The necessity to analyse and purify chiral compounds has increased. This has generated demand for chiral stationary phases (CSP) with good chiral selectivity and high loadability. Kromasil CelluCoat is a silica based CSP coated with tris-(3,5-dimethylphenyl)-carbamoyl cellulose as the chiral selector. The chiral interaction between analyte and a CSP like CelluCoat in normal phase mode is a combination of steric, H-bond, π–π, and dipole interactions.1
This new coated phase is a great addition to the existing immobilized CSP's from Kromasil, namely TBB and DMB.2
Two of the most predominant factors in analytical chiral HPLC are selectivity leading to enantiomer separation, and hereafter the speed of the separation. For analytical separations it is ideal to use small particle CSP, which gives high chromatographic resolution and makes it possible to run fast separations at high flow-rates without loosing significant column efficiency. Kromasil CelluCoat withstands flow-rates equivalent to pressures up to 400 bar.
In Figures 1 and 2 the analytical separations of racemic trans-stilbene oxide and propranolol a β-blocker, are displayed.
As demanded by the Food and Drug Administration (FDA) chiral pharmaceuticals should be developed and reach the market as single enantiomer products.3 This fact makes robust chiral separation methods essential for product quality control analysis, because the unwanted enantiomer is often the most critical product impurity. Figure 3 shows a purity analysis of the β-blocker (S)-timolol maleate. The (R)-enantiomer is seen in front of the main peak.
In the field of chiral chromatography preparative purification needs range from semi-prep purification in the lab during early development to full scale manufacturing of enantiopure drugs.4
Figure 4 is a chromatogram showing the semi-preparative separation of the β-blocker metoprolol. With a load of 4.8 mg racemate per gram of stationary phase touching bands are obtained, leading to full recovery of pure enantiomers.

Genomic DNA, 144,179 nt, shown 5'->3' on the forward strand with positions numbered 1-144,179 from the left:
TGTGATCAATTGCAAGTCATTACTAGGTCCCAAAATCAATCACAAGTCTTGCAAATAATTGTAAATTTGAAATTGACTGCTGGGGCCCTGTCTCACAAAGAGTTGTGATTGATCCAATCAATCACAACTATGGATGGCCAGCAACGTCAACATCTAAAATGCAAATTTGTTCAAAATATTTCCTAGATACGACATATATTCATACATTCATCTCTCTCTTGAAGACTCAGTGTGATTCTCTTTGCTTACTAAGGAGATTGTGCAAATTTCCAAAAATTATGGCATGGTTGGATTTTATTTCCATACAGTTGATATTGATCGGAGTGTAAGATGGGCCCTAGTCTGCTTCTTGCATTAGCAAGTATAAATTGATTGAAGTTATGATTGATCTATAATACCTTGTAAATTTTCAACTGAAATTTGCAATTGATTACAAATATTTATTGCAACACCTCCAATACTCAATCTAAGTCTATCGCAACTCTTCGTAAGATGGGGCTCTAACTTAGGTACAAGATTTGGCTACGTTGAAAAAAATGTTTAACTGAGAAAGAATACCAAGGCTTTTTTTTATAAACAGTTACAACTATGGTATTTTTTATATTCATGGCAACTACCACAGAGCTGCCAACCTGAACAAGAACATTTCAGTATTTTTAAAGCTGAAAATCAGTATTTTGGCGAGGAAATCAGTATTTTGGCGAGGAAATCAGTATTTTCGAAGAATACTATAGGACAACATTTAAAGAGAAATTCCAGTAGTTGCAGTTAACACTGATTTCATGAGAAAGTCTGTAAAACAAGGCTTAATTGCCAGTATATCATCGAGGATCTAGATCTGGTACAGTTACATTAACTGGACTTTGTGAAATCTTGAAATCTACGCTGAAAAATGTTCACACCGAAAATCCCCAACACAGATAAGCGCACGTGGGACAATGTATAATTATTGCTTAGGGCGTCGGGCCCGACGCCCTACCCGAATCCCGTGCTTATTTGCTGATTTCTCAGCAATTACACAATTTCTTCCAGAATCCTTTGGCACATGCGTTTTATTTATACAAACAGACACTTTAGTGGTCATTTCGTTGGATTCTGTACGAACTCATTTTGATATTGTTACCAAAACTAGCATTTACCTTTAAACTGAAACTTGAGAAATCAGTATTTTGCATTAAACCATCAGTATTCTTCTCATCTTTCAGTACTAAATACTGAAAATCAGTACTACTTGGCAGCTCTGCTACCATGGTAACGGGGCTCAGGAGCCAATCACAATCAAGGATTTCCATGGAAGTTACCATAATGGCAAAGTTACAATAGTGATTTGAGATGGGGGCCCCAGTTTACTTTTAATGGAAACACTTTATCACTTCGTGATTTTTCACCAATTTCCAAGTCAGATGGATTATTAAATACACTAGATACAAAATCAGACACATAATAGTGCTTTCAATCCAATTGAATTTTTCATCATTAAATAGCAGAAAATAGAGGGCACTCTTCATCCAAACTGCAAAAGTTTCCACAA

True preparative chiral chromatography is performed by pushing the CSP to its maximum loading capacity. By doing so possible displacement effects can be utilized, leading to increased productivity of the purification process. Figure 5 shows an overlay of a preparative chromatogram and the elution profiles of the enantiomers reconstructed from fraction analysis data. In this instance 80% of the feed was recovered with 90% enantiomeric purity, which is a good starting point for reaching >99% ee after recrystallization. It should, however, be mentioned that competing isotherms are not the case for all chiral separations.
This short paper presents Kromasil CelluCoat as a versatile CSP that performs well in all areas of chiral chromatography. Kromasil CelluCoat is a good choice for fast and robust analytical separations as well as for preparative enantiomer purification both in the laboratory and in full scale production. Kromasil CelluCoat is available in 3 μm, 5 μm and 10 μm particle size packed in stainless steel columns. In addition 10 μm Kromasil CelluCoat is available as bulk material.
Britt Kofoed-Hansen, Akzo Nobel, Bohus, Sweden.
1. R. Thompson, J. Chromatogr & Rel. Techn., 28, 1215–1231 (2004).
2. S.G. Allenmark et al., Chirality, 7(4), 248–256 (1995).
3. FDA, Chirality, (1992).
4. E.R. Francotte, J. Chromatogr. A, 906, 379–397 (2001).
Kromasil and CelluCoat are registered trademarks of Akzo Nobel.
Eka Chemicals AB
SE-445 80 Bohus, Sweden
tel. +46 31 58 73 60 fax. +46 31 58 77 27